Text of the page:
Newt: ‘Winning requires changes’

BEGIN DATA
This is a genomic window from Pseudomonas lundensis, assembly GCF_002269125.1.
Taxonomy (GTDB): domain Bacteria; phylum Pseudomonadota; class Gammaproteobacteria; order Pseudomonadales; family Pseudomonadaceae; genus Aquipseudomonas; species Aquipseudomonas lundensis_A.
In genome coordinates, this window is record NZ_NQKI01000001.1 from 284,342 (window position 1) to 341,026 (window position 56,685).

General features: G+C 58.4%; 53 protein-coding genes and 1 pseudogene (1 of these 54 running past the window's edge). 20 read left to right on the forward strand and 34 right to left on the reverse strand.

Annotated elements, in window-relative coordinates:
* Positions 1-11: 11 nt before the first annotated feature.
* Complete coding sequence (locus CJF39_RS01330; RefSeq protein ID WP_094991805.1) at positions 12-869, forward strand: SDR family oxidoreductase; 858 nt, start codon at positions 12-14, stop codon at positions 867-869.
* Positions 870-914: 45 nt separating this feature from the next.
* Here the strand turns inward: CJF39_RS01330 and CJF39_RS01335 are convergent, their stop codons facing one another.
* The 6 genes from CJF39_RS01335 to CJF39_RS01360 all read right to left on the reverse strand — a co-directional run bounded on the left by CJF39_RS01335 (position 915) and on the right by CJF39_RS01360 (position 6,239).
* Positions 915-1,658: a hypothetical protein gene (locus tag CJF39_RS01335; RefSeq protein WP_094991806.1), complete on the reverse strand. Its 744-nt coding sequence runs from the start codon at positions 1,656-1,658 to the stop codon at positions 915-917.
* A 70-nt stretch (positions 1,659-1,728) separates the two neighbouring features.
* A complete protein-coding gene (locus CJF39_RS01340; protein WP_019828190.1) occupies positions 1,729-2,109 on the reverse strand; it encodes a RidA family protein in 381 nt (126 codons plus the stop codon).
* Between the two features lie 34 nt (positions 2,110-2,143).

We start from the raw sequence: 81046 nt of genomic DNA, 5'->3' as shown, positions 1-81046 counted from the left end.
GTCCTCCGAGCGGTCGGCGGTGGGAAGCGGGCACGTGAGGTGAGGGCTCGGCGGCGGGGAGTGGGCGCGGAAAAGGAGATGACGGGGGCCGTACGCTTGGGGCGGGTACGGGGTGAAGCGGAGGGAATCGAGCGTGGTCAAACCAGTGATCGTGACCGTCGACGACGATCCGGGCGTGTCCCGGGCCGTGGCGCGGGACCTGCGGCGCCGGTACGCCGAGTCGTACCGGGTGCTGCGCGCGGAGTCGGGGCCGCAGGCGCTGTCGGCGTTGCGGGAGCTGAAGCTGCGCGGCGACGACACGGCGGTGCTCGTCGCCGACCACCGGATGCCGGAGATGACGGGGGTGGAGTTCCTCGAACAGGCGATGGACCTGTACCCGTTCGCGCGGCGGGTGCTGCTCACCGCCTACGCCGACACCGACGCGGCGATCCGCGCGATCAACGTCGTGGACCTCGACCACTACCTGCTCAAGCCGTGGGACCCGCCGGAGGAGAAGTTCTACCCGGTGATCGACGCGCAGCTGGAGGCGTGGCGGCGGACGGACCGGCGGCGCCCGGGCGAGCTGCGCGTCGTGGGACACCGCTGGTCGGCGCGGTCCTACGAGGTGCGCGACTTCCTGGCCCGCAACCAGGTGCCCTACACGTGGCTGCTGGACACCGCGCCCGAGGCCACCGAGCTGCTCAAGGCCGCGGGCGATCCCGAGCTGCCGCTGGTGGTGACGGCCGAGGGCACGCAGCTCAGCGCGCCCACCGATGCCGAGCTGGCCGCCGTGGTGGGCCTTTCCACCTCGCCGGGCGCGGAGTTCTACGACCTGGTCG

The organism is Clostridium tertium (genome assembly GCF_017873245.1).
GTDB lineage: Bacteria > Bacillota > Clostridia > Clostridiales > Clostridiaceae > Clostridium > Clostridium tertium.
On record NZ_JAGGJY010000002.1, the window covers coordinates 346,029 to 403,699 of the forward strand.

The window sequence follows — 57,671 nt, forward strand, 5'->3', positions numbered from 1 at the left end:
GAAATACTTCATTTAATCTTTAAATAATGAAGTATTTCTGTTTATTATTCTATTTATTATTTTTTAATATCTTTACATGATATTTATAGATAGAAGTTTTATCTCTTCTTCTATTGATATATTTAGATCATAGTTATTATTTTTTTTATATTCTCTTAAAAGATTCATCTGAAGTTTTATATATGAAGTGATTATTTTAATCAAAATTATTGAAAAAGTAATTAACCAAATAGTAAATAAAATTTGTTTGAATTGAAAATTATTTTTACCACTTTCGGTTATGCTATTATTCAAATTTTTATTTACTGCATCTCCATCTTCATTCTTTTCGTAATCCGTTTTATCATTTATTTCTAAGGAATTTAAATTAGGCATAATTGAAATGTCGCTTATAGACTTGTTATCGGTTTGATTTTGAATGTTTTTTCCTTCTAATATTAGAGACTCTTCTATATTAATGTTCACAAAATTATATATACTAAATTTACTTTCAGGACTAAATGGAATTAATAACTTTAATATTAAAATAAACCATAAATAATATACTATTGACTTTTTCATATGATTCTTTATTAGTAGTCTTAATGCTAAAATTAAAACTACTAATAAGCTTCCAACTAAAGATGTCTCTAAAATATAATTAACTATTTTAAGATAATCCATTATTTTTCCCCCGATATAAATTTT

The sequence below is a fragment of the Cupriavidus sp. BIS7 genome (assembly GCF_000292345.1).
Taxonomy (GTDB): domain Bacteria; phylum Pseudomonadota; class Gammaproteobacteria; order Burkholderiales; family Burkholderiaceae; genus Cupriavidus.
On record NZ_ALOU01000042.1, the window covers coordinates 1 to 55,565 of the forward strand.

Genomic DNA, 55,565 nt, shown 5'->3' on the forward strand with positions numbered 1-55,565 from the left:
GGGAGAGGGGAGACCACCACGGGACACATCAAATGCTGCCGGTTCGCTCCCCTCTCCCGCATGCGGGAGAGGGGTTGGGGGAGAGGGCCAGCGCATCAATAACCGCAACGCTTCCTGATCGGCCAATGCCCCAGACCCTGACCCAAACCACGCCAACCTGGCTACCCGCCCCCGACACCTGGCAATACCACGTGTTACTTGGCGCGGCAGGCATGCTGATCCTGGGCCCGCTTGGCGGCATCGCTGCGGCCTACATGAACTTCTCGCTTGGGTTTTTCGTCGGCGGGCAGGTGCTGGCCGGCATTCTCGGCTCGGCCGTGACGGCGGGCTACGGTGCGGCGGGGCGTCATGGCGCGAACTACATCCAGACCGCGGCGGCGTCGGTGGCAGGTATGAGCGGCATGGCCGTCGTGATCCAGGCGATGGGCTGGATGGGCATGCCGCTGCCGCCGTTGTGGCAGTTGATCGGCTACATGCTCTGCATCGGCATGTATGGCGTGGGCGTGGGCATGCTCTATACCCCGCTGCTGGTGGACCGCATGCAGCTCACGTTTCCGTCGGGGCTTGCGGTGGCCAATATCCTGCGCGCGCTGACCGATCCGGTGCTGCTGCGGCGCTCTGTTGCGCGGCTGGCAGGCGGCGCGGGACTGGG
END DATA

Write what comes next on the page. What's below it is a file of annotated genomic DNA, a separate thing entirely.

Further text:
The United States should make heath care reform its top priority, Newt Gingrich told a full house at the Vilar Center in Beaver Creek on Friday. Gingrich was in town for the annual World Forum, also being attended by Vice President Dick Cheney.The history of the United States, health care and Social Security reform were among the topics Gingrich, who is being mentioned as a possible candidate for president in 2008, touched on during his presentation at the free Volvo for Life Public Forum. The forum is part of the annual AEI World Forum, which continues this weekend.Since leaving the U.S. House of Representatives in 1999, Gingrich has written several books. His newest is titled “Winning the Future: A 21st Century Contract With America.”The question posed in the book is whether America can survive the dangers of terrorism, meet global economic challenges, reform Social Security and improve its health care system.”You need to be thinking about the lessons of the past,” Gingrich said. “Winning requires changes. “We either go the direction of the Europeans or we suit-up and compete,” he added.Gingrich said the Bush administration should make transforming health care the top priority. And health savings accounts are the way to go, he said.”The left hates it because it’s an individual model, not a collectible one,” Gingrich said.Gingrich also talked about the need to move to private Social Security savings accounts.”Every person under 40 in this country should have an option on this program,” he said.The Republican also said he is for a lower tax economy and also abolishing the death tax.Gary Thornton, 62, of Edwards, was among the hundreds who attended the event.”I’ve always been fascinated by him, but I don’t always agree with his politics,” Thornton said. “I’m not as conservative as he is, but I’d like to hear his point of view.”Though he said he doesn’t plan to buy Gingrich’s new book, Mitch Imber also listened to what he had to say Friday.”I want to see his views on national security,” said Imber, 62, of Wolcott. “I do believe it’s time for a change and I thought that way during the past election, but I’m interested in what he has to say because he might be the Republican presidential candidate in 2008.”
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